Jon Rahm makes pitch for ‘some type of union’ between the PGA Tour, LIV Golf

Jon Rahm makes pitch for ‘some type of union’ between the PGA Tour, LIV Golf

Monday’s meeting between the PGA Tour Enterprises board of directors and Yasir Al-Rumayyan, the governor of Saudi Arabia’s Public Investment Fund, was widely viewed as an important step toward the two sides reaching a deal that could reunite the game. On Tuesday, former world No. 1 and reigning Masters champion Jon Rahm made his own pitch for reunification of the professional game.

“I think there's a way of coexisting and if there's some type of union, I don't know what that looks like, but I just want to be able to see the best in the world compete against the best in the world, whatever that looks like,” Rahm said during a video press conference for next month’s Masters. “I think there's room for all of us and there's room for the game of golf to get to the next level and have more viewership options.”

“What that looks like” has emerged as the most pressing concern as the two sides appear to be inching toward a possible deal, and opinions vary on how team golf and the traditional individual model could fit together. On Sunday at The Players Championship, Rory McIlroy suggested a potential deal could see the Tour and LIV Golf coexist while maintaining their own product and competitions.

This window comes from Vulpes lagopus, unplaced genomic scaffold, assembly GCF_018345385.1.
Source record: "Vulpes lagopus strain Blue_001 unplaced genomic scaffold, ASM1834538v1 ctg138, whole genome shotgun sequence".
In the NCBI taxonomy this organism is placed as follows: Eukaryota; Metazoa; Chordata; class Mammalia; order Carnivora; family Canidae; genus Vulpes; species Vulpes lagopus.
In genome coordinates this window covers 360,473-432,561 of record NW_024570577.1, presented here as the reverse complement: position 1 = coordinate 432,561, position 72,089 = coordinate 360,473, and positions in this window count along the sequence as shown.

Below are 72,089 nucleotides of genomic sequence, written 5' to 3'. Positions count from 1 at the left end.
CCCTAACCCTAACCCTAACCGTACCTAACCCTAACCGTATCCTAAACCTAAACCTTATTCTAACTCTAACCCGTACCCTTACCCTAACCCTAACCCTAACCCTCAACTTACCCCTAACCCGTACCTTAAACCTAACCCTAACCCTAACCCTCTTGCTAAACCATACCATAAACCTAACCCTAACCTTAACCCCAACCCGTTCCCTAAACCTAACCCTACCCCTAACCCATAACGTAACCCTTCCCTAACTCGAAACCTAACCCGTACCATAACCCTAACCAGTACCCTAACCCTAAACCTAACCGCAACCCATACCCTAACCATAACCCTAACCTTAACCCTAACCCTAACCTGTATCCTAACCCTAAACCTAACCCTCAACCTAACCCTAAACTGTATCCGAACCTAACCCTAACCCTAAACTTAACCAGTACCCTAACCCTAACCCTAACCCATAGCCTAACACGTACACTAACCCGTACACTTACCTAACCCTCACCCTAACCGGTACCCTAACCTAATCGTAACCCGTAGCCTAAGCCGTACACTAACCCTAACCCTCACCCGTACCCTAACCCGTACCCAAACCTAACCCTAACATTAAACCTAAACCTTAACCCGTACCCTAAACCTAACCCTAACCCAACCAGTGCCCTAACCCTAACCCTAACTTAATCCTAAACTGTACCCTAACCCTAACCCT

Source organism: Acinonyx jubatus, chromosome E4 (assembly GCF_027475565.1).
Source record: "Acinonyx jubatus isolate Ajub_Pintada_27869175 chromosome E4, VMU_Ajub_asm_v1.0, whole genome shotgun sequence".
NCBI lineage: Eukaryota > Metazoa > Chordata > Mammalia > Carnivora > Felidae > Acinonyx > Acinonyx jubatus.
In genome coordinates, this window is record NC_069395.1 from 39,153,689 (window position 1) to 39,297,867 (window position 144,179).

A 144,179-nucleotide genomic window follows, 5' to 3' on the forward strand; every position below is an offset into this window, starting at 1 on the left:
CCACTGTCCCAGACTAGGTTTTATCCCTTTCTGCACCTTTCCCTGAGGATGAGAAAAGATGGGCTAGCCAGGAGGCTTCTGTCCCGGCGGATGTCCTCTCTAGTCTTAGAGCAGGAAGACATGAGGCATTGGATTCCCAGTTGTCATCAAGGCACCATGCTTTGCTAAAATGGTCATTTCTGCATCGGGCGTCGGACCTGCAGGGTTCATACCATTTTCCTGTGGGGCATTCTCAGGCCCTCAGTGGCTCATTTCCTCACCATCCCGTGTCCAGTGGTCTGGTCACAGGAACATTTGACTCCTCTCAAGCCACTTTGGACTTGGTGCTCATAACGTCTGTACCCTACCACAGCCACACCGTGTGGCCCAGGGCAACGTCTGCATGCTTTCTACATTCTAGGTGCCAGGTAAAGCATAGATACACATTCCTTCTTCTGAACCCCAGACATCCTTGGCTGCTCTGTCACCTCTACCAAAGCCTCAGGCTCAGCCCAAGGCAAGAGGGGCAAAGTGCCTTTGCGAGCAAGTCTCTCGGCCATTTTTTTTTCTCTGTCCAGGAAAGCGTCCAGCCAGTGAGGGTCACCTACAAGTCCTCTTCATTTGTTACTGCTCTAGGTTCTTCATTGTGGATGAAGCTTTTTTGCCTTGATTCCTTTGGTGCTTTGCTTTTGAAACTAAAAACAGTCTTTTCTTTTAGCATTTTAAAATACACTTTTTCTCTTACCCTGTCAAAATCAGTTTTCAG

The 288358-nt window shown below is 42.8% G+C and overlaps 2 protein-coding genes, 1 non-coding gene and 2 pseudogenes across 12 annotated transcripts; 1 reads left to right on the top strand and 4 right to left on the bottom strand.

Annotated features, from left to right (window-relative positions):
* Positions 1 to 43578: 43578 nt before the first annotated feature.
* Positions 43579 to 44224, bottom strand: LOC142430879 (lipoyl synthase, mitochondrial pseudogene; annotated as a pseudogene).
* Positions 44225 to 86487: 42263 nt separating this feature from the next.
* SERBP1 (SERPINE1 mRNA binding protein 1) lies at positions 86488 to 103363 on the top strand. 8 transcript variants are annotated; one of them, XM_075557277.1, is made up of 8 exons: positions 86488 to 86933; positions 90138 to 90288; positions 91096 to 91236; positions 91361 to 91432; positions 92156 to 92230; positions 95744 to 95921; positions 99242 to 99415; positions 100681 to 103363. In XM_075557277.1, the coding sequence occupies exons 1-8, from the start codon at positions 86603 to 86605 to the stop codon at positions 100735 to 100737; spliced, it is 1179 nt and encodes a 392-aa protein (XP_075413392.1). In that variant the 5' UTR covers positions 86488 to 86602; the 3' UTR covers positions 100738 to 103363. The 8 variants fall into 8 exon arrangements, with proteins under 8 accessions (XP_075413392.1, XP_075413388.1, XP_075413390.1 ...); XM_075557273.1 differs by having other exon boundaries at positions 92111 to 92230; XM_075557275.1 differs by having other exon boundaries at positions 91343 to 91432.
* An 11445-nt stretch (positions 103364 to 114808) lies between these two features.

“In my mind, you should leave the individual golf the individual golf and then you play your team golf on the sort of periphery of that,” McIlroy said.

Rahm, who had questioned LIV Golf’s team concept before joining the breakaway league late last year, also contended there’s room for both products on the calendar.

“When it comes to football, for example, or soccer, you have the Premier League, you have the Spanish League, you have the Bundesliga, Serie A, you have the French league, and also on top of that you have the main two European events, right, the Champions League and the Europa Cup, and everybody watches all of those no matter what team they support,” Rahm said. “There is a way of having golf deliver and be able to put out a different product that's better for everybody, not me or for players but for spectators in general.”

In the short term, however, without a deal that could reunite the game, the Spaniard said the major championships will become even more important as the only place golf’s best players, from both the Tour and LIV Golf, are able to compete.

“I think that's what's making this Masters and many other majors going to be so much fun," he said, "not only for me and for players but for spectators, is for all of us to be able to play together again and showcase what we're capable of."